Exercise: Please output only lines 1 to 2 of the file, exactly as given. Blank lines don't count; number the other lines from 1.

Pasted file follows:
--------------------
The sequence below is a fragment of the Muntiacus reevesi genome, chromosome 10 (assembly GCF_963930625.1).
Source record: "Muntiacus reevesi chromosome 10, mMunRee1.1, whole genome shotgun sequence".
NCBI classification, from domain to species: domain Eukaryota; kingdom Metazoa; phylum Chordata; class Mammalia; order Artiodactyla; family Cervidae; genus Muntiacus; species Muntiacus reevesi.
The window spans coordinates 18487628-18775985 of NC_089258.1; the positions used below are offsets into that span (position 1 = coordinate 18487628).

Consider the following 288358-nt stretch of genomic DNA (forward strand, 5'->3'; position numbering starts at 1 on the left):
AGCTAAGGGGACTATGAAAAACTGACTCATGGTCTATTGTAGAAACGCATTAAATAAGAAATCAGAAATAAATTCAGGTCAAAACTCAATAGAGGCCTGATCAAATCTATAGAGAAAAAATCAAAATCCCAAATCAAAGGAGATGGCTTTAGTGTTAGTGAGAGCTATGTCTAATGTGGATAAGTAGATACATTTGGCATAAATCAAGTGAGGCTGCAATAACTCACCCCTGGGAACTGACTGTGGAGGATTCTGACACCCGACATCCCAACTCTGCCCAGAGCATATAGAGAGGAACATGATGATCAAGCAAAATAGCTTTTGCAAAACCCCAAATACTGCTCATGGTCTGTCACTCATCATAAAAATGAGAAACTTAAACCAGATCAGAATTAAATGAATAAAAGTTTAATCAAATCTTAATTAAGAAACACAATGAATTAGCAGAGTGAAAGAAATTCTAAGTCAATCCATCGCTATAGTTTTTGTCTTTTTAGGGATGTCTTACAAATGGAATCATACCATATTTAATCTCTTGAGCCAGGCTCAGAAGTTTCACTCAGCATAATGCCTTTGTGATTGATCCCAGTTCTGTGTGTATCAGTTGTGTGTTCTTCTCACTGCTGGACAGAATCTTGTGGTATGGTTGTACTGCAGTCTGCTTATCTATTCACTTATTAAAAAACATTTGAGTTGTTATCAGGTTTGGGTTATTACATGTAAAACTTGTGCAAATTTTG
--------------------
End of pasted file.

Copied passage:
The sequence below is a fragment of the Muntiacus reevesi genome, chromosome 10 (assembly GCF_963930625.1).
Source record: "Muntiacus reevesi chromosome 10, mMunRee1.1, whole genome shotgun sequence".